It’s quick. It’s painless. It’s covered by insurance. And it’s among the best-kept secrets in treating prostate cancer.
Meet the CyberKnife Robotic Radiosurgery System, a $3 million machine that delivers stereotactic body radiation therapy. Developed at Stanford University, the machine moves around the patient to deliver about 200 high-dose beams of radiation from all angles to target tumors in areas like the prostate.
Radiation oncologist Dr. Michael Myers began offering the innovative, noninvasive treatment for prostate cancer three years ago at PeaceHealth Southwest Medical Center. All 16 patients he’s treated so far have gone into remission with no recurrences.
“There isn’t a single one of my patients yet who’s failed,” said Myers, who participates in a multi-institutional national registry that tracks the procedure’s efficacy and side effects.
The CyberKnife requires only five treatments, one every other day, compared to 40 treatments over eight weeks using conventional radiation. Because there are fewer treatments, the cost is less.
• A gland of the male reproductive system, the prostate’s main purpose is to produce fluid for semen. The prostate is located in front of the rectum, just below the bladder, and wraps around the urethra.
• A young man’s prostate is about the size of a walnut and grows slowly with age, sometimes constricting the flow of urine through the urethra. An enlarged prostate can be the size of a tangerine.
• Prostate cancer is rare before age 40. The average age at the time of diagnosis is 66.
• Prostate cancer is most common in African-American men, who are twice as likely to die from it as white men.
Source: American Cancer Society
Prostate cancer by the numbers
2: Prostate cancer is the second-leading cause of cancer in American men, behind lung cancer.
14: Percentage of men who will be diagnosed with prostate cancer in their lifetime.
99: The percentage five-year survival rate for prostate cancer.
4,430: The estimated number of men in Washington who will be diagnosed with prostate cancer in 2016.
26,120: The estimated number of men who will die from prostate cancer in 2016 nationwide.
180,900: The estimated number of new prostate cancer cases in the United States in 2016.
2.85 million: The estimated number of men living with prostate cancer in the United States.
Source: American Cancer Society, National Cancer Institute
The CyberKnife is painless as an X-ray, aside from when the doctor must insert gold flecks into the prostate a week or two in advance to serve as markers for the radiation beams, which can’t “see” soft tissue. (The gold-insertion procedure uses anesthetic.)
Although the technology is fairly new, the results are promising.
Stereotactic body radiation therapy has a higher cure rate of prostate cancer than traditional approaches such as surgery or conventional radiation, according to a recent five-year study by researchers at University of Texas Southwestern Medical Center. The five-year cure rate for treatments such as surgery or radiation range from 80 to 90 percent, whereas the stereotactic body radiation therapy treatment for prostate cancer found a 98.6 percent cure rate, showed the findings, published in the European Journal of Cancer.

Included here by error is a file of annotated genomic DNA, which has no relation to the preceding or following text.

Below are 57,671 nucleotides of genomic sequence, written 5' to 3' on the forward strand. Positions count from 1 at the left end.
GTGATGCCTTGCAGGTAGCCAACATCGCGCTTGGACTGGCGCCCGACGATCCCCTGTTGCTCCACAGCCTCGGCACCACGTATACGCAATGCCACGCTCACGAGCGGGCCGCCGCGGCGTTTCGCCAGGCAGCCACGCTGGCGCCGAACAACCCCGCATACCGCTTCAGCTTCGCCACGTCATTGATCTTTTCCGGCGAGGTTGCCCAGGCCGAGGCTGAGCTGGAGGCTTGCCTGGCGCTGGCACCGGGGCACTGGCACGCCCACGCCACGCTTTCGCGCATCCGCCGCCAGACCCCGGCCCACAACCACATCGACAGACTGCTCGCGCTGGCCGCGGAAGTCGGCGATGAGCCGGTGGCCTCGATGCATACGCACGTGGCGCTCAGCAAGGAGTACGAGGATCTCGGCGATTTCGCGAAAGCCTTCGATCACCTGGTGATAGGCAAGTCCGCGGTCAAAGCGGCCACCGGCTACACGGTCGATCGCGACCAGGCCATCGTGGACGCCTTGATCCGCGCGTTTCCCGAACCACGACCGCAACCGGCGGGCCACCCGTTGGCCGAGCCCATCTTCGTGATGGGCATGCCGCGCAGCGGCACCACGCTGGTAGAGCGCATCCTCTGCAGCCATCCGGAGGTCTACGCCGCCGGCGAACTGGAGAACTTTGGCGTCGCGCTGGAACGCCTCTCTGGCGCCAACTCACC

95% success rate
Previous studies from Stanford University and the University of California in Los Angeles showed success rates of 95 percent for low-risk and 84 percent for intermediate-risk prostate cancer.
A study from Mount Sinai Hospital in New York of 300 patients reported no serious acute side effects and a 2 percent rate of urinary side effects. Ten percent of patients experienced less severe side effects.
Every three months, Myers will check in with his patients to ask about their side effects and have them take a prostate-specific antigen blood test to ensure their levels aren’t rising. PSA is a substance made by the prostate and typically exists at low levels in a man’s blood. Elevated PSA levels can indicate cancer but can also be attributed to other factors, such as having a large prostate, a long bicycle ride or recent intercourse.
Since the hospital purchased the CyberKnife in 2008, the machine has been used to treat stage one lung cancer, brain tumors, liver cancer, trigeminal neurological pain and acoustic neuroma, among other things.
However, few people know about stereotactic body radiation therapy as a treatment option for prostate cancer, said Myers, who is hoping to raise awareness in the community. For starters, the machines aren’t commonplace — PeaceHealth’s Vancouver facility is the only hospital in the area that has a CyberKnife. To find another, you’d have to go to Seattle, Spokane or Reno, Nev., Myers said.
Generally, a urologist will diagnose prostate cancer with a biopsy, and most patients will have their prostates removed. Myers hopes that with more people becoming informed of the CyberKnife as an option that its use will become more widespread.
Vancouver resident Lloyd North, 85, received CyberKnife treatment in 2014 for prostate cancer after his family doctor referred him to Myers. The experience, complete with heated blankets and music of his choice (barbershop choirs), was “very pleasant,” North said Wednesday.
“It was so comfortable, I wanted to stay with those warm blankets,” he said. “You couldn’t beat it.”
Since then he hasn’t had any cancer recurrences, said North, adding that he’s “very happy with the results.”
Anyone interested in the CyberKnife treatment should call PeaceHealth Southwest Medical Center’s Radiation Oncology and CyberKnife Center at 360-514-1901.